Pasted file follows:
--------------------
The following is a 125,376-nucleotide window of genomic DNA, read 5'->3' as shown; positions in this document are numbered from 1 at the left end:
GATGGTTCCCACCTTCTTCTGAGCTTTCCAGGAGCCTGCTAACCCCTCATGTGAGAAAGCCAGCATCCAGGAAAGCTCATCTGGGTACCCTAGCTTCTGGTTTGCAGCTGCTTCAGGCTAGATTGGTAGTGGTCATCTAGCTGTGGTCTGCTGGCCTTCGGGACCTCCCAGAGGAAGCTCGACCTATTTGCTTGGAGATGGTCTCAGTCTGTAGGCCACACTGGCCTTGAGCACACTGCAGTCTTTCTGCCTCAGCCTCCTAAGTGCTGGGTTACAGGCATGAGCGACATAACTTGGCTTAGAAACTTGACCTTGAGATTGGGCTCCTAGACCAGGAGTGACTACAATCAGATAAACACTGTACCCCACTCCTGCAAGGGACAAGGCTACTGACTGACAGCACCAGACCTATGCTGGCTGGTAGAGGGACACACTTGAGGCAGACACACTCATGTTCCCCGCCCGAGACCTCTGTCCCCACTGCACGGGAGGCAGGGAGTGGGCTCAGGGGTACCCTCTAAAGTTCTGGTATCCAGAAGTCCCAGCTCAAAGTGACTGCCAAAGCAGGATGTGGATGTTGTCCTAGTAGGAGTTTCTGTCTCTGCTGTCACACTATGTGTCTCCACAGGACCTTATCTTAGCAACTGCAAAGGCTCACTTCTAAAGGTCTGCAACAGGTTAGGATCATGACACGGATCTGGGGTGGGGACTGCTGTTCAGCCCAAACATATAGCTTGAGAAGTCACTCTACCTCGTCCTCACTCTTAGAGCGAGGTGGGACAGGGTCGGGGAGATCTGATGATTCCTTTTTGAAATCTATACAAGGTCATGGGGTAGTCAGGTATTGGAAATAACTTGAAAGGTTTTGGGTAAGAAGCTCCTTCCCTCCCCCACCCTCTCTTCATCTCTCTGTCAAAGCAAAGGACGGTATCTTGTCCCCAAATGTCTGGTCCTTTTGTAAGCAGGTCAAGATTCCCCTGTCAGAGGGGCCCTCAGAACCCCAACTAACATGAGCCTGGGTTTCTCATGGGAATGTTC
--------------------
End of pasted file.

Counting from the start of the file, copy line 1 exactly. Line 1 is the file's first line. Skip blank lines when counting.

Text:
The following is a 125,376-nucleotide window of genomic DNA, read 5'->3' as shown; positions in this document are numbered from 1 at the left end: